Design Miami, the international design fair held every December in Miami, Florida, held a modified show this year. For those of us who have gone since its beginning in 2005, it was a flashback memory. The show was held in the same place where it started, and it felt like those in the first few years. Except with some new requirements — a high tech temperature checker as you walked in, one-way traffic, timed and limited entrances and social distancing everywhere. You could also remotely walk the show from home in 3D, an experience Terry really enjoyed!
As always, there were incredible new design objects — some fit for your house and others needing a larger space. But we were excited about the historical design pieces for sale in a special exhibit on the main floor. It showed how antiques more than 100 years old can command high prices and look good in any house, including those with ultra-modern architecture and decor. A lot of the new is old again and old is repurposed.
Here are some of our favorites from the show.
“Awake NY Tee,” an exclusive limited-edition design by Tschabalala Self. The display is backed by bottles of Fabuloso, a well-known all-purpose cleaner. The company is selling the T-shirts as a fundraiser, $50.
Hessian Hills child’s chair, by Wharton Esherick, a pioneer of American craft and studio furniture. He created a set of children’s chairs in 1925 as tuition payment for his daughter at the progressive Hessian Hills School in Croton, N.Y. While those chairs were lost in a fire, this example was made by Esherick in 1931 as part of a replacement set of which only three chairs are known to exist. Red oak and leather, Moderne Gallery, 26 1/2 by 15 1/2 by 15 in., $36,000.
“In God We Trust” chair, by Wendell Castle, 1964. A preeminent figure of the American craft movement, Castle designed this cantilevered chair during the political and social turmoil of the 1960s and its counterculture movement. The inscription is carved across the front stretcher, a unique feature in his work. Oak and leather, 46 by 42 1/2 by 28 in., $140,000.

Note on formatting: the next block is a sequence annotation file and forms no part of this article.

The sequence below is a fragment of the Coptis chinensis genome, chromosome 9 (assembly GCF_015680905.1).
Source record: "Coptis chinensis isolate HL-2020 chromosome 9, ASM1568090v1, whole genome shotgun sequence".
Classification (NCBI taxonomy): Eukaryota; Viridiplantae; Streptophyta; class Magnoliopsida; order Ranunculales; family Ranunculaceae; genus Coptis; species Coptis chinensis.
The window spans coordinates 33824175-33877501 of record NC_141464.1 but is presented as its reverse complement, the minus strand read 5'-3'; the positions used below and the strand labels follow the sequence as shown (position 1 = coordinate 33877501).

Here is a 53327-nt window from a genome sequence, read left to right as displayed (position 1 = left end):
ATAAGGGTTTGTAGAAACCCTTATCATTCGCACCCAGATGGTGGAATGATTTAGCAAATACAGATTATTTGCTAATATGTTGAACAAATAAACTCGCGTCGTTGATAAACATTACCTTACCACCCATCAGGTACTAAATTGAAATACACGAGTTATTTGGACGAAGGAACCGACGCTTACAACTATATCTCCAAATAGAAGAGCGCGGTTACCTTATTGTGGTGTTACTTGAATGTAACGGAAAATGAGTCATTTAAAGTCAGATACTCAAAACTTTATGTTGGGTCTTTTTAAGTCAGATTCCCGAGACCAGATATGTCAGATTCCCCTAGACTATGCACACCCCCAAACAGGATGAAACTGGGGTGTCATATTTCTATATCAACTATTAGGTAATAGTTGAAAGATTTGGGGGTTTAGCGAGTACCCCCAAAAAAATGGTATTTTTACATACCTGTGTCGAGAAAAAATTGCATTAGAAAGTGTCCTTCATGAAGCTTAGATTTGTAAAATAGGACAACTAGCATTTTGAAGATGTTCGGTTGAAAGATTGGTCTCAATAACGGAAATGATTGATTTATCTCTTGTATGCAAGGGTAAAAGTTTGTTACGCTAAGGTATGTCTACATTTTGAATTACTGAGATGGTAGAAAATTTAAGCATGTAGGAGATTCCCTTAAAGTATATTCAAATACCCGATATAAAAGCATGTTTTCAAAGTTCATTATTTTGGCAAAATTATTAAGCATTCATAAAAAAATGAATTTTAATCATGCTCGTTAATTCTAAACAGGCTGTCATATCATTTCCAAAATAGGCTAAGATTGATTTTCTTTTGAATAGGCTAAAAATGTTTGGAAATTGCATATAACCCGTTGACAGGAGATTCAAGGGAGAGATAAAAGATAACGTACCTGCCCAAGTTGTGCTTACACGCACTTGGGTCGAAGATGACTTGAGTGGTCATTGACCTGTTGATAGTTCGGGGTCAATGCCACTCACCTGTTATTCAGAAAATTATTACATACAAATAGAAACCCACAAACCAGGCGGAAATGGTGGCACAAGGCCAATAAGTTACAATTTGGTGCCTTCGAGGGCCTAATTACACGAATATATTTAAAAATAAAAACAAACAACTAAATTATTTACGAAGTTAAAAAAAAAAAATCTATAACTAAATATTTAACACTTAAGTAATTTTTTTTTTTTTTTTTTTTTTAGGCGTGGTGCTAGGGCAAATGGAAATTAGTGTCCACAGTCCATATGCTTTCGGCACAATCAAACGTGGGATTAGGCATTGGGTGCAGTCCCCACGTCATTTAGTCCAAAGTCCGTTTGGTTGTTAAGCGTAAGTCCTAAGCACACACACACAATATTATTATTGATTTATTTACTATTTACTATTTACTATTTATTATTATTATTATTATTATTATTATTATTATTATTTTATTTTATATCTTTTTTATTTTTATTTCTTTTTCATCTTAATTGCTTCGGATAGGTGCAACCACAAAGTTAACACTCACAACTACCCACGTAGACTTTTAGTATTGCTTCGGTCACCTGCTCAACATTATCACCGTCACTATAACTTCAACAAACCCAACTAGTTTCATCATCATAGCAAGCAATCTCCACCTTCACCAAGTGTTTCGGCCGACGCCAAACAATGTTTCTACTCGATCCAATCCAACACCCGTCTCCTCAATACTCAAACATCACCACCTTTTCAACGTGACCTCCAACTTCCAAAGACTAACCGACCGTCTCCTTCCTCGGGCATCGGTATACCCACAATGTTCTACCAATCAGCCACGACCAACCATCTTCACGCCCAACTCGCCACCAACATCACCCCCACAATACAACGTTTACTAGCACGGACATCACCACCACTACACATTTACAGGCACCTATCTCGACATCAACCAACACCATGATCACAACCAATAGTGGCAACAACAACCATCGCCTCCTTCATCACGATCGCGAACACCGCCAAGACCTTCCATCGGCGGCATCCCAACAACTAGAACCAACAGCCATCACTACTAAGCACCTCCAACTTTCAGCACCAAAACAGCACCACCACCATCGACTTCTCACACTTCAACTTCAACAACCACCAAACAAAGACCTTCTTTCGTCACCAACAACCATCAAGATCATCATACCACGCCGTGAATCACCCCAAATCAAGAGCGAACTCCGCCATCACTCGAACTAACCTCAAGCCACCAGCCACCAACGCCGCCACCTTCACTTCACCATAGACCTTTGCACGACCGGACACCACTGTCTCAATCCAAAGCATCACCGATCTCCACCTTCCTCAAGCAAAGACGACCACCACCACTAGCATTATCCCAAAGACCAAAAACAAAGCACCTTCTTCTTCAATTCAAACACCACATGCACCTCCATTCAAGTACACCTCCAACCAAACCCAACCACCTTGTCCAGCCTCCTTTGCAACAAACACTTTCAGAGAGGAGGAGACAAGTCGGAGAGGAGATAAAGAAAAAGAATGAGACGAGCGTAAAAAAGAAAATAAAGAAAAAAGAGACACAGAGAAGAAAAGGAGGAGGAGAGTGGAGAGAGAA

Ethereal Series lounge chair, designed by Marc Fish, 2019. Sycamore and acrylic, ribbon-like form that mimics the system of leaf structures with midribs and veins, Todd Merill Studio, 28 in. h. by 26 in. w. by 34 in. d., $27,000.
Esperance vase, by Gaetano Pesce, 2020. Pesce’s largest form to date, made from a single sheet of resin, colored, patterned and then folded, Salon 94 Design, 65 by 42 1/2 by 55 in., $120,000.
Casserole dish, by architects Ronald Rael (1971-) and Virginia San Fratello (1971-), 2020. 3D printed micaceous clay, wood fired, $2,500 each.
Banana lamp, Model F, Studio Job, The Netherlands, 2015. A modern pop art lamp, polished bronze, etched blown glass, hand painted, with LED fittings, Carpenters Workshop Gallery, 11 3/4 by 9 3/4 by 7 3/4 in., $25,000.
Island, a lamp designed by Stuart Haygarth, England, 2016. Island is the confined home of a menagerie of exotic and native birds; their habitat is restricted, but they live side by side in harmony, illuminated by warm, soft light. Corian with a spun metal shade and ceramic bird figurines, Carpenters Workshop Gallery, 21 1/2 in. h. by 15 3/4 in. dia., $22,000.
Peanut planter, by John Follis and Rex Goode, c.1962. Architectural ceramic with an extreme horizontal design, blue glaze, solid walnut base, 12 in. by 14 3/4 in. by 63 in., $8,600.
Rudder table, designed by Isamu Noguchi, 1949. One of several iconic designs created by Noguchi for Herman Miller starting in 1947. Birch and zinc-plated steel with an asymmetrical form balanced on two hairpin legs and a third, rudder-like fin, Ponce Berga “Gallery”, 26 1/4 in. h. by 50 in. w. by 35 1/2 in. d., $69,000.